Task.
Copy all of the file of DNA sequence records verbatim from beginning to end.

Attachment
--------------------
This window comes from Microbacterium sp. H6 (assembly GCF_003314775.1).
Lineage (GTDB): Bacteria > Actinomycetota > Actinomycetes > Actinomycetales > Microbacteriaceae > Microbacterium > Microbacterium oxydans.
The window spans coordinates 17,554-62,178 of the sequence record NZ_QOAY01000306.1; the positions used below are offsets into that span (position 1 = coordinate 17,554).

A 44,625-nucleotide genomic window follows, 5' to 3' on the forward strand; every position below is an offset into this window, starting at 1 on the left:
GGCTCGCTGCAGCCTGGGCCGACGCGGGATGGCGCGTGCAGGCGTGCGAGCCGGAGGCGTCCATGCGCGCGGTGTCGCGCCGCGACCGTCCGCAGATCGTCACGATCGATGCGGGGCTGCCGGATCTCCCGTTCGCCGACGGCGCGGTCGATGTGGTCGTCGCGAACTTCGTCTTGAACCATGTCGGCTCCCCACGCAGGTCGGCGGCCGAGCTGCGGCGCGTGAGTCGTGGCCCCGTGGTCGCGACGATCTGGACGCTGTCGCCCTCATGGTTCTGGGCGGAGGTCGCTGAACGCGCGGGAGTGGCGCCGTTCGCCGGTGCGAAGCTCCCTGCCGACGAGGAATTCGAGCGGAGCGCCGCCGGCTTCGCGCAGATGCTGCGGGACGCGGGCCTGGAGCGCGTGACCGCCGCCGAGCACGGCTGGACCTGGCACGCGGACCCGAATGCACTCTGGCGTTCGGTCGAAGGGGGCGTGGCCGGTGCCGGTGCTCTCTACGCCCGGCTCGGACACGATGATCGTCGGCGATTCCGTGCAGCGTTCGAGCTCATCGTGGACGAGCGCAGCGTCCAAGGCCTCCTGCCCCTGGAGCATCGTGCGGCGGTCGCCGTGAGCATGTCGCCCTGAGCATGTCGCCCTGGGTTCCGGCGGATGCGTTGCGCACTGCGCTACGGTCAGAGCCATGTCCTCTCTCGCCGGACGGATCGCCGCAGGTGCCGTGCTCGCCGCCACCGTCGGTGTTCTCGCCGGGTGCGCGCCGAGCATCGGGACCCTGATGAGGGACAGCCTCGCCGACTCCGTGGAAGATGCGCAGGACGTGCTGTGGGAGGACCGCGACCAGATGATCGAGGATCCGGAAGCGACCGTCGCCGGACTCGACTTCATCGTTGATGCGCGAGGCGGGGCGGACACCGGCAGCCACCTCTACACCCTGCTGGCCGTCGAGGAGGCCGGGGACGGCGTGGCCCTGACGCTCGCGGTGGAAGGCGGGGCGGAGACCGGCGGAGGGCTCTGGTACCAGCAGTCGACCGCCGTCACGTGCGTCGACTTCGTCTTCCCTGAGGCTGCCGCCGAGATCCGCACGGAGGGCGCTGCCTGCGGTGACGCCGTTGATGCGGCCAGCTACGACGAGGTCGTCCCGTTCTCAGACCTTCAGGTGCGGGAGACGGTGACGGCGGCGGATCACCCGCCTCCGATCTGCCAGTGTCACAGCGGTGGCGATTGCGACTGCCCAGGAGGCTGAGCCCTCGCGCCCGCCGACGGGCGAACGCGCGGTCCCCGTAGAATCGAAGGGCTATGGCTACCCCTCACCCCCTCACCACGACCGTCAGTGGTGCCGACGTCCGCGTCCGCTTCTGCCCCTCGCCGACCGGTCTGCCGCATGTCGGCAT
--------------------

This window comes from Microbacterium sp. H6 (assembly GCF_003314775.1).
Lineage (GTDB): Bacteria > Actinomycetota > Actinomycetes > Actinomycetales > Microbacteriaceae > Microbacterium > Microbacterium oxydans.
The window spans coordinates 17,554-62,178 of the sequence record NZ_QOAY01000306.1; the positions used below are offsets into that span (position 1 = coordinate 17,554).

A 44,625-nucleotide genomic window follows, 5' to 3' on the forward strand; every position below is an offset into this window, starting at 1 on the left:
GGCTCGCTGCAGCCTGGGCCGACGCGGGATGGCGCGTGCAGGCGTGCGAGCCGGAGGCGTCCATGCGCGCGGTGTCGCGCCGCGACCGTCCGCAGATCGTCACGATCGATGCGGGGCTGCCGGATCTCCCGTTCGCCGACGGCGCGGTCGATGTGGTCGTCGCGAACTTCGTCTTGAACCATGTCGGCTCCCCACGCAGGTCGGCGGCCGAGCTGCGGCGCGTGAGTCGTGGCCCCGTGGTCGCGACGATCTGGACGCTGTCGCCCTCATGGTTCTGGGCGGAGGTCGCTGAACGCGCGGGAGTGGCGCCGTTCGCCGGTGCGAAGCTCCCTGCCGACGAGGAATTCGAGCGGAGCGCCGCCGGCTTCGCGCAGATGCTGCGGGACGCGGGCCTGGAGCGCGTGACCGCCGCCGAGCACGGCTGGACCTGGCACGCGGACCCGAATGCACTCTGGCGTTCGGTCGAAGGGGGCGTGGCCGGTGCCGGTGCTCTCTACGCCCGGCTCGGACACGATGATCGTCGGCGATTCCGTGCAGCGTTCGAGCTCATCGTGGACGAGCGCAGCGTCCAAGGCCTCCTGCCCCTGGAGCATCGTGCGGCGGTCGCCGTGAGCATGTCGCCCTGAGCATGTCGCCCTGGGTTCCGGCGGATGCGTTGCGCACTGCGCTACGGTCAGAGCCATGTCCTCTCTCGCCGGACGGATCGCCGCAGGTGCCGTGCTCGCCGCCACCGTCGGTGTTCTCGCCGGGTGCGCGCCGAGCATCGGGACCCTGATGAGGGACAGCCTCGCCGACTCCGTGGAAGATGCGCAGGACGTGCTGTGGGAGGACCGCGACCAGATGATCGAGGATCCGGAAGCGACCGTCGCCGGACTCGACTTCATCGTTGATGCGCGAGGCGGGGCGGACACCGGCAGCCACCTCTACACCCTGCTGGCCGTCGAGGAGGCCGGGGACGGCGTGGCCCTGACGCTCGCGGTGGAAGGCGGGGCGGAGACCGGCGGAGGGCTCTGGTACCAGCAGTCGACCGCCGTCACGTGCGTCGACTTCGTCTTCCCTGAGGCTGCCGCCGAGATCCGCACGGAGGGCGCTGCCTGCGGTGACGCCGTTGATGCGGCCAGCTACGACGAGGTCGTCCCGTTCTCAGACCTTCAGGTGCGGGAGACGGTGACGGCGGCGGATCACCCGCCTCCGATCTGCCAGTGTCACAGCGGTGGCGATTGCGACTGCCCAGGAGGCTGAGCCCTCGCGCCCGCCGACGGGCGAACGCGCGGTCCCCGTAGAATCGAAGGGCTATGGCTACCCCTCACCCCCTCACCACGACCGTCAGTGGTGCCGACGTCCGCGTCCGCTTCTGCCCCTCGCCGACCGGTCTGCCGCATGTCGGCAT